I had gone on the yoga retreat (my first ever, and a huge indulgence according to my inner critic) for a good dose of soul care. I was craving reconnection badly and knew an idyllic yoga retreat in the Berkshire mountains was just what I needed to come back to myself. Little did I expect that to get to that reconnection, I first had to wade through a number of stinky layers of self-perpetuated crap.

And so there I was, wobbling in and out of triangle pose, in full blown comparison mode and hating on myself for not having written a book yet, for not being on SuperSoul Sunday, and for most certainly not being Zen during a yoga class.

And then her soft words plucked me out of my maelstrom of negativity.
“What are you practicing?”
I took a breath.
And then another, letting the fresh oxygen pulse through me.
I took another, solidified my stance, stretched more deeply into the pose, and faced all I was practicing.
I let the comparison and self-doubt wash over me. Let the judgment and shame flow. Let the embarrassment of this entire emotional debacle be there without feeling bad for feeling any of it.
In the breath I found that I wasnt practicing the negative feelings and old stories. I was experiencing them. What I was practicing in feeling them (without kicking myself for experiencing them) was compassion.
I let the compassion grow, filling every edge of my body, and watched it morph. First into curiosity for my feelings, then acknowledgement for my pained state, and then into deep love for myself for finding kindness where there had originally only been gripped anger and a cold heart.
What I found in the instructor’s question was this: I can experience any number of painful thoughts and feelings, and in approaching them with compassion, it’s compassion I’m practicing, not negativity.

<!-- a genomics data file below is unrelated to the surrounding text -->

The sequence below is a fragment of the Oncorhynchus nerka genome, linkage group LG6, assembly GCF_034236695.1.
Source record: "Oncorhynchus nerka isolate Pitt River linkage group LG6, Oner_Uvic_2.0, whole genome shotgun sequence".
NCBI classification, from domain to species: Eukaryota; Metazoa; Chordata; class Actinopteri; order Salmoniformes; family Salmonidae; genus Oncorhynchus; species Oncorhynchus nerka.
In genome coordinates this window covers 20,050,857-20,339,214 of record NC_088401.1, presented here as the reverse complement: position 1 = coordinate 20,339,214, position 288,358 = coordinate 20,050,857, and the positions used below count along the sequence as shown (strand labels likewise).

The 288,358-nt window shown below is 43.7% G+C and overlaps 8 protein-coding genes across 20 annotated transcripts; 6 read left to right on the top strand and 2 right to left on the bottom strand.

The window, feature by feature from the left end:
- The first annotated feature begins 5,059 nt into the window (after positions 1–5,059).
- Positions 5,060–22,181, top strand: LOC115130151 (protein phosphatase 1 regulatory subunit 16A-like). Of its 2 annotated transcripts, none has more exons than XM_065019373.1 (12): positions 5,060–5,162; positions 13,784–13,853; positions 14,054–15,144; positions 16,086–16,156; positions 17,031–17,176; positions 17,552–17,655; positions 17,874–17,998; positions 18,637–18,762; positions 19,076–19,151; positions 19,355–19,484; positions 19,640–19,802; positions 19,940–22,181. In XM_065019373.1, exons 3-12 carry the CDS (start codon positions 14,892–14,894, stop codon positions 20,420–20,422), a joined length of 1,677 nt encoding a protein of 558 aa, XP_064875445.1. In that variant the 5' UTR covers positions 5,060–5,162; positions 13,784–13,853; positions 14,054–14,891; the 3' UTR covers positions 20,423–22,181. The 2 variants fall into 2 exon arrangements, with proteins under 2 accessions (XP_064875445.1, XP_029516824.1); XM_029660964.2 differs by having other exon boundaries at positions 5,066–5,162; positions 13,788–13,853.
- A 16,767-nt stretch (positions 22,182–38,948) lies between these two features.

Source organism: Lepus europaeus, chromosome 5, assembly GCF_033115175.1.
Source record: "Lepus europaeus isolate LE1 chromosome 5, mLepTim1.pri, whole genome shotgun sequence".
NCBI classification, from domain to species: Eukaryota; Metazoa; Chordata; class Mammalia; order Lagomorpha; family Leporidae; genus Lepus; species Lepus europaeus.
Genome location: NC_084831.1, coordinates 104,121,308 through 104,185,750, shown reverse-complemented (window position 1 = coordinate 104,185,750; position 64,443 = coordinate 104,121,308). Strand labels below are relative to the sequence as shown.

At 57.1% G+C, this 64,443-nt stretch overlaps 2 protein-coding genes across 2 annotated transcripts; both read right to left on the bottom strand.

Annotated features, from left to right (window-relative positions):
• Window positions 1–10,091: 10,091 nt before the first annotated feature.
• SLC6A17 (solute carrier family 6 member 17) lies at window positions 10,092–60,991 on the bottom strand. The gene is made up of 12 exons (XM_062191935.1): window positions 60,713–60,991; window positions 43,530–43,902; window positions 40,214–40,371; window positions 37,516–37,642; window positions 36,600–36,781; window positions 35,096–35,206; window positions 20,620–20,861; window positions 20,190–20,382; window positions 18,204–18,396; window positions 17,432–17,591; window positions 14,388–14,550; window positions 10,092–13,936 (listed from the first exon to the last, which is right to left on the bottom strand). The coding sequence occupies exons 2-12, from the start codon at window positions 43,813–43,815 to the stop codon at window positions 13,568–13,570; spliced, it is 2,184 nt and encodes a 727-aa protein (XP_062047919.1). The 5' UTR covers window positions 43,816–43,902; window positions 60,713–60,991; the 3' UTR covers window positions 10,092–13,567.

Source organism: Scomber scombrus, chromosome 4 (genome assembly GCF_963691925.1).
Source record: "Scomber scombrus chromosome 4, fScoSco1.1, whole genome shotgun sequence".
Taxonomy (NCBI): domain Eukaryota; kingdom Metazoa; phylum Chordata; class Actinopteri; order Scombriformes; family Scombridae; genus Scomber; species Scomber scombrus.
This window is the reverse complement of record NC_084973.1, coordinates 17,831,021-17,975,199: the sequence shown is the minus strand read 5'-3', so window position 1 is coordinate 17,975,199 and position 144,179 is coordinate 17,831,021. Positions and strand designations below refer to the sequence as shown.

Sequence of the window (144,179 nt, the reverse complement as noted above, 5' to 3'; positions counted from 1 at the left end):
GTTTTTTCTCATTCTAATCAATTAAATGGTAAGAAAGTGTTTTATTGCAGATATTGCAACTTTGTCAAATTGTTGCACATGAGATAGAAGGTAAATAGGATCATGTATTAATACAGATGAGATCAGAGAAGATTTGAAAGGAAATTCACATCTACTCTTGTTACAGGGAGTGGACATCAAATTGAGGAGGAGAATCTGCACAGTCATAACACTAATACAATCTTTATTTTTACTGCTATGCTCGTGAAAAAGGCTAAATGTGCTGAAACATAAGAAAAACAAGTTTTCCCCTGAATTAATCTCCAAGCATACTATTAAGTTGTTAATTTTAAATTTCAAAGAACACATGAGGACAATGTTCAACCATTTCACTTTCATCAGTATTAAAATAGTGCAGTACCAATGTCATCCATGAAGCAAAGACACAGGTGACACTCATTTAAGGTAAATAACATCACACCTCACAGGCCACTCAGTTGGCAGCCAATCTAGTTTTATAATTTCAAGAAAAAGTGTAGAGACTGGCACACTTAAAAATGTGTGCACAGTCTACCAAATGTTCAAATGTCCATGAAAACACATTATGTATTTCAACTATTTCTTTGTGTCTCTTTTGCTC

I wish I could tell you with that realization my struggle ended, my demons were forever released, and I quickly became the blissed out, wise yogini I had wanted to be at the start of my retreat.
Not so much.
It took another few days (and will probably take the rest of my life) to continually soften, to come back to the breath, and to remember to practice compassion. 
But what her question did do was loosen the knot.
It created space to find compassion where there had originally been none. It sparked the sloughing off of old layers, the questioning of painful stories, and the unfurling of my most sacred knowing to allow me to reconnect with myself.

“What are you practicing” is a brave question, as it often brings us face to face with the uncomfortable emotional space we’re in. And yet, it’s in letting ourselves ask the question and getting curious about it that a crack is made for compassion to squeeze through.

The next time you catch yourself in a maelstrom of comparison, anger, self-doubt, worry, or judgment, take a breath and ask, “What am I practicing?” Be gentle with what comes up (no judging yourself for being judgmental) and notice if in embracing your experience with tenderness, compassion has a chance to blossom.

Know this: It’s impossible to practice love and patience all the time. That kind of every-second-of-every-day bliss was not built into us humans. We suffer, and that’s okay.
And when we can be compassionate with ourselves when we’re practicing things other than love, our heart softens, our grip loosens, and suddenly we have a greater access to the love we were seeking all along.

Woman with heart hands image via Shutterstock

No comments:

Post a Comment

Note: Only a member of this blog may post a comment.